We all have our teams we watch day in and day out with passion and loyalty, but in most cases we also have a second team we love to watch and secretly root for. Who is your ‘secret’ team and why?

New York Knicks

New York Knicks

Nick C:

I’ve always had a soft spot for New York. I don’t know exactly if it’s the city, the aura surrounding the team or the countless great players that have played there, but something about the Knicks always manages to catch my attention. I’m a big Carmelo Anthony fan and have been since his days in Denver, but that’s not why I like the team. I’ve always enjoyed watching old Patrick Ewing/John Starks games, but nostalgia isn’t a reason for my liking of the team either. I believe it’s the subliminal pull that New York City has, and a subconscious attractiveness for it’s various sporting teams and franchises that makes it so appealing. The beauty and majestic city that New York is makes everything within it more attractive. Maybe I’m speaking more for the City itself, I can’t be sure; but I think it’s a big part of why I consider the Knicks such a special and important team within the NBA.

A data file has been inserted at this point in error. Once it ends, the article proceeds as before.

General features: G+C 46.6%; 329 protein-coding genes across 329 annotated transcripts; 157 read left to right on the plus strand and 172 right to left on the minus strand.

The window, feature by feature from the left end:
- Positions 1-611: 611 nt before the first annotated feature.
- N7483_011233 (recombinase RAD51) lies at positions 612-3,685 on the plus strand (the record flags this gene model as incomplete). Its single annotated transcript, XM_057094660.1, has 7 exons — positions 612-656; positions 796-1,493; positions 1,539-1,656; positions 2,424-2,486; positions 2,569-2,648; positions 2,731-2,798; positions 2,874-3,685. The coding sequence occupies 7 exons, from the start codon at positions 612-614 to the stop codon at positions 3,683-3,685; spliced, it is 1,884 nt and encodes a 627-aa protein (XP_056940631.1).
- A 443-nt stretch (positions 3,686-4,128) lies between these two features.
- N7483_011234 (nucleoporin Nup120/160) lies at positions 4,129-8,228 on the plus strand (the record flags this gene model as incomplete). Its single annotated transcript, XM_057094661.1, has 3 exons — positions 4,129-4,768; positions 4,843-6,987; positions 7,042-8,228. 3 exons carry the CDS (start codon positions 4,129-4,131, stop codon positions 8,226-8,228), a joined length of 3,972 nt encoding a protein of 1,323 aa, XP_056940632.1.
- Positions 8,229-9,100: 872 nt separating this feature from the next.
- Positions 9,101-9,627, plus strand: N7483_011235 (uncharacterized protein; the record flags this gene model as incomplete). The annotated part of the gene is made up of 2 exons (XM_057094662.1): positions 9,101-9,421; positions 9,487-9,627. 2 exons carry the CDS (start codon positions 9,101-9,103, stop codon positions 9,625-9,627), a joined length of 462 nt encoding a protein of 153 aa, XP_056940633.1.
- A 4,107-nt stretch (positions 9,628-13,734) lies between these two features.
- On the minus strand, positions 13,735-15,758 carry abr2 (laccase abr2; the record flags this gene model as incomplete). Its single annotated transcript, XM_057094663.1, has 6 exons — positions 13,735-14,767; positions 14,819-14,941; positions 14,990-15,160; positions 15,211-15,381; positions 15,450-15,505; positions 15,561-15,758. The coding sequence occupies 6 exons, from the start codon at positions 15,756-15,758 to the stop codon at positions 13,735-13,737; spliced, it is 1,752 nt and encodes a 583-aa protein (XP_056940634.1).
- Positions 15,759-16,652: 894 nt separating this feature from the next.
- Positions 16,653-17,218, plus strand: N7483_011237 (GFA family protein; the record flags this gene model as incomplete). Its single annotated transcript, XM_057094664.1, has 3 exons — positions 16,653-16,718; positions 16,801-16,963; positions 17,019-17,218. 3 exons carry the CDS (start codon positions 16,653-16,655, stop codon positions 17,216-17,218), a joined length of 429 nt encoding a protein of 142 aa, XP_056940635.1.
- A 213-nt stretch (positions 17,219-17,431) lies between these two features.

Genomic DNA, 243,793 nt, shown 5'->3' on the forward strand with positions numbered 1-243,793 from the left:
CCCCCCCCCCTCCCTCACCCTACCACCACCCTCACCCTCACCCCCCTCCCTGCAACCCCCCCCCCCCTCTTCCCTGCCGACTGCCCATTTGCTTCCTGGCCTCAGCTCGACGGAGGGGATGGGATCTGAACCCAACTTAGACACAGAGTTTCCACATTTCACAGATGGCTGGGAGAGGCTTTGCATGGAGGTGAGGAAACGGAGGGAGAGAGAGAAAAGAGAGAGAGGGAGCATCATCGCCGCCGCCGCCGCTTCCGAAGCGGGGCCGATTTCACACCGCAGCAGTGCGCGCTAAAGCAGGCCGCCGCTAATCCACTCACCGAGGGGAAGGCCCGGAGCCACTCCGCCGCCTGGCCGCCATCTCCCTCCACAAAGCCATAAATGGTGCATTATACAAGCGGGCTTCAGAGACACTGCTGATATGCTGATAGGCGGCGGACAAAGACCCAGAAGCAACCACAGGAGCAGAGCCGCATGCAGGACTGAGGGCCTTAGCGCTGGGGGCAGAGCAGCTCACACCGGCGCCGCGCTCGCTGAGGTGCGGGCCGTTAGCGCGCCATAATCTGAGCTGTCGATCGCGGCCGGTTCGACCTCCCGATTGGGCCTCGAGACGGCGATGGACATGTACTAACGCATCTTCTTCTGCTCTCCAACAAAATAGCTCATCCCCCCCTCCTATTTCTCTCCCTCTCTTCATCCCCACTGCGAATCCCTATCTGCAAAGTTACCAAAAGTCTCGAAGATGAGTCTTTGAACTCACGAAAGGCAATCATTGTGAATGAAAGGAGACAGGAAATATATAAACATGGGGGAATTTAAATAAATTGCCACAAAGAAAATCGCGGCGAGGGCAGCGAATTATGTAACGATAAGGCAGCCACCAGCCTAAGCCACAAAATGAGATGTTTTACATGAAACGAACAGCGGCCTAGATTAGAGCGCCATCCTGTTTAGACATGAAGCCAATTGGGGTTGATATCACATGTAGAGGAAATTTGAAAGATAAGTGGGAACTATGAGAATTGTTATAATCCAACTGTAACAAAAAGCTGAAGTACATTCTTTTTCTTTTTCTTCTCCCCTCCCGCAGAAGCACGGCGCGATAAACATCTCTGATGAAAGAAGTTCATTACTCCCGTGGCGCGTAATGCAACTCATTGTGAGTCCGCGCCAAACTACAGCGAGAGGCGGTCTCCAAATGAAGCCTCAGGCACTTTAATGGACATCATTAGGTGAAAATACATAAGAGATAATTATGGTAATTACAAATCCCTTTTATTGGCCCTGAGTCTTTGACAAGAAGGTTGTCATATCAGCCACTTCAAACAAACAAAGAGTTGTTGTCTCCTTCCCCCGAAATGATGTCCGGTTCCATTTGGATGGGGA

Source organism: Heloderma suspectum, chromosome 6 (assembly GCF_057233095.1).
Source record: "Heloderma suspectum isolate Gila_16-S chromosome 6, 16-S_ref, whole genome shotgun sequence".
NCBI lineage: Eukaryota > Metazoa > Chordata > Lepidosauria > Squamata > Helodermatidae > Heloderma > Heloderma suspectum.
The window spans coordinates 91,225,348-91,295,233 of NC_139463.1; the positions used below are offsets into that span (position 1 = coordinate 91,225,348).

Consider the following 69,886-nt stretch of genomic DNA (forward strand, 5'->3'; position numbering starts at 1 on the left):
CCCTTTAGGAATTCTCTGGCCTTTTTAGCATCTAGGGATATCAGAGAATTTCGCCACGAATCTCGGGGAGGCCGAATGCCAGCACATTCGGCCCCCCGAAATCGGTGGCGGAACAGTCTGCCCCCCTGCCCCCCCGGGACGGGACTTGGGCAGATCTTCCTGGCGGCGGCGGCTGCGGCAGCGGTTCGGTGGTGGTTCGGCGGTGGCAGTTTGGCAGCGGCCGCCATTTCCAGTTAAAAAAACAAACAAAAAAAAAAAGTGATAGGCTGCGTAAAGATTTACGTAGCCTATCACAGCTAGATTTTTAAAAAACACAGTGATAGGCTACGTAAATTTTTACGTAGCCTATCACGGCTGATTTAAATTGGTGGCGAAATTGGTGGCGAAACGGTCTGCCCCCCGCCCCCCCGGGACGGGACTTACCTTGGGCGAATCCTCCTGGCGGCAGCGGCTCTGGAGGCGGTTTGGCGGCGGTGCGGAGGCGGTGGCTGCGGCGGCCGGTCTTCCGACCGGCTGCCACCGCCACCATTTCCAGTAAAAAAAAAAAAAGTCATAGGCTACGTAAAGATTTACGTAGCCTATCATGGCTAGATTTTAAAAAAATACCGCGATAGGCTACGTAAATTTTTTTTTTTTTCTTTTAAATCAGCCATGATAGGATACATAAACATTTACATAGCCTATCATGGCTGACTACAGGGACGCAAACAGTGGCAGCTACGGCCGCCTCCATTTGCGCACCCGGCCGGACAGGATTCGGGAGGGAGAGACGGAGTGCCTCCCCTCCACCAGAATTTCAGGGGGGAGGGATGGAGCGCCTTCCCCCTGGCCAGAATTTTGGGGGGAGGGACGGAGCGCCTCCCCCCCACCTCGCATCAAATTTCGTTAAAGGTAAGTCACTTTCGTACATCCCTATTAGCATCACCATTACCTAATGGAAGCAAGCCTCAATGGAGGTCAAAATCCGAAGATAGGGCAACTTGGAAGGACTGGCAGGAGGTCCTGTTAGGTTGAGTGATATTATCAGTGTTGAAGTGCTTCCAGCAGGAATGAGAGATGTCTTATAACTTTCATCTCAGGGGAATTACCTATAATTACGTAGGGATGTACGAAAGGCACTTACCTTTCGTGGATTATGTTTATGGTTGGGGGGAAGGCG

Milwaukee Bucks

Milwaukee Bucks

Nick H: